How Bad Financial Advice Can Literally Make You Sick

Holly Marchak and her husband lost $2.3 million when they were defrauded in the Ponzi scheme of the so-called “Brooklyn Madoff.” Nine years later, she’s still paying for it.

She spends thousands of dollars a year on prescription drugs alone. Marchak, who lives in Orlando, Fla., began weeping as she told me the story of Philip Barry, now in federal prison, who defrauded her and her husband Alex Marchak. The money had been proceeds from the sale of a building that housed a funeral home the couple owned.

Marchak, 62, says she takes medication for anxiety, high blood pressure, asthma and heart problems. “There are times we don’t want to wake up in the morning,” she said. “My doctor has a mile-long, thick file on me and says it’s all stress-related.”

Lawyers who represent investors say the stress of a serious financial loss can trigger a whole new wave of costs for clients. Medical research has linked stress to viral infections, asthma, atherosclerosis, ulcers and increased risk for diabetesmellitus, among other diseases. More focused studies highlight the hazards of financial stress. You can read the full story here.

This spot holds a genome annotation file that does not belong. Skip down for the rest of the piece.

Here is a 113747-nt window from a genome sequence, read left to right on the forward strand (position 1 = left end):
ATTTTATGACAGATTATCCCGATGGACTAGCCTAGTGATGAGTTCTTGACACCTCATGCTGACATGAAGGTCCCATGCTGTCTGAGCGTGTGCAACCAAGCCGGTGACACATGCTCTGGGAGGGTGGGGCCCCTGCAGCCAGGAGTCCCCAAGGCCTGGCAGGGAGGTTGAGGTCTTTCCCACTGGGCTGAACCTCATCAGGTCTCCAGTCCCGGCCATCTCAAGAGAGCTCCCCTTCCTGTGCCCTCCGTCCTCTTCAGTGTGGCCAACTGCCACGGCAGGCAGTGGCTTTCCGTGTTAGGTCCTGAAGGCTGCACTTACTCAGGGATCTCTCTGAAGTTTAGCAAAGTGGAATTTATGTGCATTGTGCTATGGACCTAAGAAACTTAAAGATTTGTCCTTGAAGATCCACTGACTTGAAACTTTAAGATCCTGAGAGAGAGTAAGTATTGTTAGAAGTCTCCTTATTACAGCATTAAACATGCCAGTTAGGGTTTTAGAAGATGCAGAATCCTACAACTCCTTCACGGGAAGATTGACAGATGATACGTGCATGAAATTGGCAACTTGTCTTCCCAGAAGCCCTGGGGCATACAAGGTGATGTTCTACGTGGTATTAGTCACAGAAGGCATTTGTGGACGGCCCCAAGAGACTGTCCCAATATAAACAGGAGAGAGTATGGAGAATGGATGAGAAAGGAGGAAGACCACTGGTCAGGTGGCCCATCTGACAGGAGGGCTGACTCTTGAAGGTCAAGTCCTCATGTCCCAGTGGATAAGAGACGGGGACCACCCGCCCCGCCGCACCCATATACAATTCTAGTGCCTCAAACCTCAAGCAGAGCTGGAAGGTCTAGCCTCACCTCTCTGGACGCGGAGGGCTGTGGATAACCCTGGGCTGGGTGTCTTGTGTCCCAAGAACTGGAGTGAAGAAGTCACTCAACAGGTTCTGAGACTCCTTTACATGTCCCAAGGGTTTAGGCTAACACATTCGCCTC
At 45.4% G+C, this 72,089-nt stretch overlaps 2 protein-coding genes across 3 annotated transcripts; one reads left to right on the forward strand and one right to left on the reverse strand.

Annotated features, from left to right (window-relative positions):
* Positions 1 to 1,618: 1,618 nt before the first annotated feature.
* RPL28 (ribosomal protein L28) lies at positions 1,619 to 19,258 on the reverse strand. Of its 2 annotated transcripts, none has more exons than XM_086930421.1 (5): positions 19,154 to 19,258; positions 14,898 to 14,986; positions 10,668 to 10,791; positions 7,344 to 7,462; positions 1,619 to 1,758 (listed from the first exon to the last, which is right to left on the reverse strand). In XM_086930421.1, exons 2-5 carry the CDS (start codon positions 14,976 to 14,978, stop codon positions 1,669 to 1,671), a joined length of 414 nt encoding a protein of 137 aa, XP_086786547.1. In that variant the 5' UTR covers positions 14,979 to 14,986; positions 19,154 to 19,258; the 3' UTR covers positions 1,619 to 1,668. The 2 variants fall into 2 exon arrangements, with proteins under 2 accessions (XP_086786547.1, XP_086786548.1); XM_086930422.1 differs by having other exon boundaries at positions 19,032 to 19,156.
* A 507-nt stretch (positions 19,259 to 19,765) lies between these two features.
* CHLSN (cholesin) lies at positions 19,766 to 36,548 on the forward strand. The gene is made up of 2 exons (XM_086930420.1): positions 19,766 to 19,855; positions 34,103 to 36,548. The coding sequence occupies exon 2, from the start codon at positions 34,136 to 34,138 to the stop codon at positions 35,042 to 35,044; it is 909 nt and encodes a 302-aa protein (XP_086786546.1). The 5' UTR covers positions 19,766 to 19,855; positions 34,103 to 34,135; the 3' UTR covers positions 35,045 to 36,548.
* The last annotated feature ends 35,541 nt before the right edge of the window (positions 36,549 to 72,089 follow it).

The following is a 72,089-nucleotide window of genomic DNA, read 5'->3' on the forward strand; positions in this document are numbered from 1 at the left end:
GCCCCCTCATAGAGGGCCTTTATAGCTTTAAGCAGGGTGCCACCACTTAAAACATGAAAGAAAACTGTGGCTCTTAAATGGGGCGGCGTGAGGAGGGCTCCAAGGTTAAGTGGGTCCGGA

Wall Street’s unique way of “protecting” small investors

Is the person who handles your money a stock broker or an investment adviser?

It makes a difference. Investment advisers, who are registered with the Securities and Exchange Commission, are held to a fiduciary standard, which means they have to put your interest ahead of theirs. If an adviser is choosing from a list of 5 similar mutual funds that might be suitable for you, he or she can’t pick the one with the biggest fees.

Brokers, who are registered with the self-regulatory organization Finra,  can look at that same list of 5 suitable funds and pick the one that puts the most money in their pockets. Regulators who watch over retirement funds at the Department of Labor don’t like that brokers can get away with that, and have proposed a rule that would force them to put your interests first just like advisers do.

Wall Street has been having an institutional temper tantrum over the idea that its brokers might have to put customers’ interests first. And the industry has actually concocted an argument that putting customers’ interests first would not be in customers’ best interest. I’m serious.

You can read about it here in my latest column for TheStreet.

Your Stockbroker Loves You — Until It’s Time to Put Your Interests First

If you read the warm-and-fuzzy ads and Web site copy, you’d be convinced that you were  a VIP in your stockbroker’s life. So why would your best-pal broker not want to work under a standard that he or she put your interests first?

The sad answer is in my latest column for TheStreet. You can read it here.